I Don't Love Nobody (1)
X:0 T: No Score C: The Traditional Tune Archive M: K: x
I DON'T LOVE NOBODY . AKA – “I Don’t Want to Get Married,” “I Love a Nobody, "Piece (1).” American, Country Rag (cut time). USA; widely known. C Major. Standard tuning (fiddle). AAB (Phillips): AABB (Brody): ABC (Beiswenger/McCann). This popular tune has been covered by many old-time fiddlers; Charles Wolfe (1983) remarks that it was issued by no less than six labels in the early 1930's, and prior to that it was recorded by Georgia fiddler Gid Tanner (1924), Earl Johnson (1927), and the Dixie String Band (1924). One early recording, by the Red Headed Fiddlers (with A.L. “Red” Steely on fiddle and Red Graham on banjo), resulted in the song being released as “Fatal Wedding.” The tune was recorded for the Library of Congress by musicologist/folklorist Vance Randolph from Ozarks Mountains fiddlers in the early 1940's, and 20th century Ozarks fiddler Art Galbraith noted that he heard many fiddlers play the tune (see Rounder 0133). Lyrics to the melody begin:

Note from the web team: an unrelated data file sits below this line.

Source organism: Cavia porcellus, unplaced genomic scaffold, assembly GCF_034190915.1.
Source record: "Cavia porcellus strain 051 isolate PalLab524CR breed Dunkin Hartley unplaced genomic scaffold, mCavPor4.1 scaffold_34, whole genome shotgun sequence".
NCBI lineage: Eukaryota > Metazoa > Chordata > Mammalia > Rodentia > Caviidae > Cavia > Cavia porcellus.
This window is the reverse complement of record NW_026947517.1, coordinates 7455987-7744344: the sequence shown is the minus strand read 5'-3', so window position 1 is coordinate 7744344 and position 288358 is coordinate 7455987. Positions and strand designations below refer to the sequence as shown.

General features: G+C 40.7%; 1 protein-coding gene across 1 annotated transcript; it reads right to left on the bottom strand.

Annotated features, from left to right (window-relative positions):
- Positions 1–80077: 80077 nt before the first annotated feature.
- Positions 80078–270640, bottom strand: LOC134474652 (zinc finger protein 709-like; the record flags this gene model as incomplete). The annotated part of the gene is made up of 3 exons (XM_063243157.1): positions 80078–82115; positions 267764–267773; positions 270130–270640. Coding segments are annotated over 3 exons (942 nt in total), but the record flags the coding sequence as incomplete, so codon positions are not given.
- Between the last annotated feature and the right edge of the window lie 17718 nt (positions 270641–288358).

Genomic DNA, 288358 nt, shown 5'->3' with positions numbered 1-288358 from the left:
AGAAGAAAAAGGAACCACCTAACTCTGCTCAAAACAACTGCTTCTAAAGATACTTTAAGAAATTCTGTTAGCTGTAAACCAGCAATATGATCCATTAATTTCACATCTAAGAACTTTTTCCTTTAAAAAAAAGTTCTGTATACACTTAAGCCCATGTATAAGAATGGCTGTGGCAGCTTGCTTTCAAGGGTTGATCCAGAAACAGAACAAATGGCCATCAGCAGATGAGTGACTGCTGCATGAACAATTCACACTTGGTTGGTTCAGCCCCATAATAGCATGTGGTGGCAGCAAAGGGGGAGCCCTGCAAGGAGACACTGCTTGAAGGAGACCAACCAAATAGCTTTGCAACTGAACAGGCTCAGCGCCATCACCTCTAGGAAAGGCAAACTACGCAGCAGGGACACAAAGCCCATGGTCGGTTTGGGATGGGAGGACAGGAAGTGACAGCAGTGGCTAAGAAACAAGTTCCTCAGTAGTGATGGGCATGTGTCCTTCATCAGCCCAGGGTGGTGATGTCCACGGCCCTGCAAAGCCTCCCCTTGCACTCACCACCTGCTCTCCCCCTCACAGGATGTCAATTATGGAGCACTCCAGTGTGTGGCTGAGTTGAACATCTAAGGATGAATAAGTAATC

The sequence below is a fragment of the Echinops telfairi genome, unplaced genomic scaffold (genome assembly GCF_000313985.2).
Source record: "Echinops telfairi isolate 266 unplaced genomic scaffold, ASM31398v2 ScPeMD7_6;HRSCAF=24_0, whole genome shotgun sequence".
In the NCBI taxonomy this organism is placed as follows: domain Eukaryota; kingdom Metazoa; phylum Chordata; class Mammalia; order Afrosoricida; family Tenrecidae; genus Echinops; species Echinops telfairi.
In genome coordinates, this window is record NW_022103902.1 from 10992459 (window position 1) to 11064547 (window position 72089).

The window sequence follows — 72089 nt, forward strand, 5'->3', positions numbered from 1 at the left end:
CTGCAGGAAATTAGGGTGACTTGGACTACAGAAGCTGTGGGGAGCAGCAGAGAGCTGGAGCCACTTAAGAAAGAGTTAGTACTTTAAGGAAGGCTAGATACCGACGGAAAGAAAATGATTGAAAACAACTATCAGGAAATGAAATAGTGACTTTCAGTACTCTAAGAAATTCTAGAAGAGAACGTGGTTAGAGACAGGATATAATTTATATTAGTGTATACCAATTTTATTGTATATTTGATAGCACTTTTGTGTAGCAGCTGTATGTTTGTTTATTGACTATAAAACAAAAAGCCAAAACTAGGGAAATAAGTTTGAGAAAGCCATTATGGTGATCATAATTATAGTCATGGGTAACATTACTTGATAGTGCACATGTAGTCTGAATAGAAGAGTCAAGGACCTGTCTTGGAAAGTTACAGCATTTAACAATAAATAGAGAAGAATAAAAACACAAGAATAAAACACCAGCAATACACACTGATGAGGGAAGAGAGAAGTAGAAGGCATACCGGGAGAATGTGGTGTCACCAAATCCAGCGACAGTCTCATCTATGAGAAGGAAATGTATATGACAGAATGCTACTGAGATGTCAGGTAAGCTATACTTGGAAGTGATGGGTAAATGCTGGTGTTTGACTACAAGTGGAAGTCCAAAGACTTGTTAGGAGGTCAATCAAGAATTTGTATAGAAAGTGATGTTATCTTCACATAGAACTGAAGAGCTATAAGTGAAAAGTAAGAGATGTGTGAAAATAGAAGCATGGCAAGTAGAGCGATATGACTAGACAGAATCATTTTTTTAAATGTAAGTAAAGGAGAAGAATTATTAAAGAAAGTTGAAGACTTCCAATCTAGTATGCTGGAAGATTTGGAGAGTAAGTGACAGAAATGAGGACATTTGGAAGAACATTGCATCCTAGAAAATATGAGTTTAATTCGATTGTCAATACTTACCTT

I was born in Kentucky, lived there all of my life,
Thought I'd better be lucky, never had no wife;
I once thought I'd get married, I asked a little girl to wed,
But when I asked her to marry me, this is what she said:
I don't want to get married, always want to be free,
I don't love nobody, nobody loves me;
All they want is my money, they don't care for me,
I don't want to get married, I just want to be free.
However, the tune appears to be derived from a ragtime song by monologist, female impersonator and minstrel entertainer Lew Sully , who may have adapted it from an older song. Sully (born Charles Sullivan, Pittsburgh, Pa., 1862) copyrighted it in 1896, and it was printed with a cover of Sully in blackface, and, indeed, Mr. Sully had a long career performing in various minstrel troupes in the Midwest and East Coast. The lyrics are considered provocative in modern times, and, in fact Sully seems to have authored similar songs with racist messages (“Hesitate, Mr. N….r, Hesitate”—see sketch in Rice’s Monarchs of Minstrelsy, 1909, p. 311).
Al Dexter's Texas swing tune "Rock and Rye Rag" is a similar melody. See also eastern Nebraska fiddler Bob Walters' (1889-1960) version as "Piece (1)."